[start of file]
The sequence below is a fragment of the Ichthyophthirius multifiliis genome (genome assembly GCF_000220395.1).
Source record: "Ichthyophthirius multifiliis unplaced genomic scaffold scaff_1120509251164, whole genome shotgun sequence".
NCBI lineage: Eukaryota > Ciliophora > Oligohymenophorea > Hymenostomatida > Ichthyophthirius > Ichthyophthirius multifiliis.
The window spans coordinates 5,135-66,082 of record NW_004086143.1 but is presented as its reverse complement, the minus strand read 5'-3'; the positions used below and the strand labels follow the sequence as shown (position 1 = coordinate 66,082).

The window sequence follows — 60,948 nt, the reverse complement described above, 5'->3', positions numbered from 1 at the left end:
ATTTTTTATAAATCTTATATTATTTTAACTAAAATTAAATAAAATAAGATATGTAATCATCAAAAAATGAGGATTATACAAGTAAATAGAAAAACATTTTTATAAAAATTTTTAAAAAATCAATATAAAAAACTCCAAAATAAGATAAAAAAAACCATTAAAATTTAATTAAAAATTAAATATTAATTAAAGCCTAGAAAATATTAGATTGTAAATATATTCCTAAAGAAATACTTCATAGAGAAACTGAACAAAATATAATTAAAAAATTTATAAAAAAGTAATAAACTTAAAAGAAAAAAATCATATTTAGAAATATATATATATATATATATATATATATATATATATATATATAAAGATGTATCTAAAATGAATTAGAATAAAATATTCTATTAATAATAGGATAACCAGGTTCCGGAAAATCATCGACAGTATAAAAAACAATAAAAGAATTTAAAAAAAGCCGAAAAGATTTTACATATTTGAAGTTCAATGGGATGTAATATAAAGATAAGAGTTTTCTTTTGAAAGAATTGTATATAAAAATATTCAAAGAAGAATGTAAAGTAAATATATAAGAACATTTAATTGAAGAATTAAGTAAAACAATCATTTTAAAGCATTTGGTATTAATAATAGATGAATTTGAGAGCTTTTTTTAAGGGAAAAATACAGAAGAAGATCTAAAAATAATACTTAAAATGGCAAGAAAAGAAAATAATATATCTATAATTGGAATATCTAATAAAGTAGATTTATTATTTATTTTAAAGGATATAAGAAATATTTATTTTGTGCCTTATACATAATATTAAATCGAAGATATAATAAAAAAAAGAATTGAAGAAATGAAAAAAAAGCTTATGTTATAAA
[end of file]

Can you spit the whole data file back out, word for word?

The sequence below is a fragment of the Ichthyophthirius multifiliis genome (genome assembly GCF_000220395.1).
Source record: "Ichthyophthirius multifiliis unplaced genomic scaffold scaff_1120509251164, whole genome shotgun sequence".
NCBI lineage: Eukaryota > Ciliophora > Oligohymenophorea > Hymenostomatida > Ichthyophthirius > Ichthyophthirius multifiliis.
The window spans coordinates 5,135-66,082 of record NW_004086143.1 but is presented as its reverse complement, the minus strand read 5'-3'; the positions used below and the strand labels follow the sequence as shown (position 1 = coordinate 66,082).

The window sequence follows — 60,948 nt, the reverse complement described above, 5'->3', positions numbered from 1 at the left end:
ATTTTTTATAAATCTTATATTATTTTAACTAAAATTAAATAAAATAAGATATGTAATCATCAAAAAATGAGGATTATACAAGTAAATAGAAAAACATTTTTATAAAAATTTTTAAAAAATCAATATAAAAAACTCCAAAATAAGATAAAAAAAACCATTAAAATTTAATTAAAAATTAAATATTAATTAAAGCCTAGAAAATATTAGATTGTAAATATATTCCTAAAGAAATACTTCATAGAGAAACTGAACAAAATATAATTAAAAAATTTATAAAAAAGTAATAAACTTAAAAGAAAAAAATCATATTTAGAAATATATATATATATATATATATATATATATATATATATATATAAAGATGTATCTAAAATGAATTAGAATAAAATATTCTATTAATAATAGGATAACCAGGTTCCGGAAAATCATCGACAGTATAAAAAACAATAAAAGAATTTAAAAAAAGCCGAAAAGATTTTACATATTTGAAGTTCAATGGGATGTAATATAAAGATAAGAGTTTTCTTTTGAAAGAATTGTATATAAAAATATTCAAAGAAGAATGTAAAGTAAATATATAAGAACATTTAATTGAAGAATTAAGTAAAACAATCATTTTAAAGCATTTGGTATTAATAATAGATGAATTTGAGAGCTTTTTTTAAGGGAAAAATACAGAAGAAGATCTAAAAATAATACTTAAAATGGCAAGAAAAGAAAATAATATATCTATAATTGGAATATCTAATAAAGTAGATTTATTATTTATTTTAAAGGATATAAGAAATATTTATTTTGTGCCTTATACATAATATTAAATCGAAGATATAATAAAAAAAAGAATTGAAGAAATGAAAAAAAAGCTTATGTTATAAA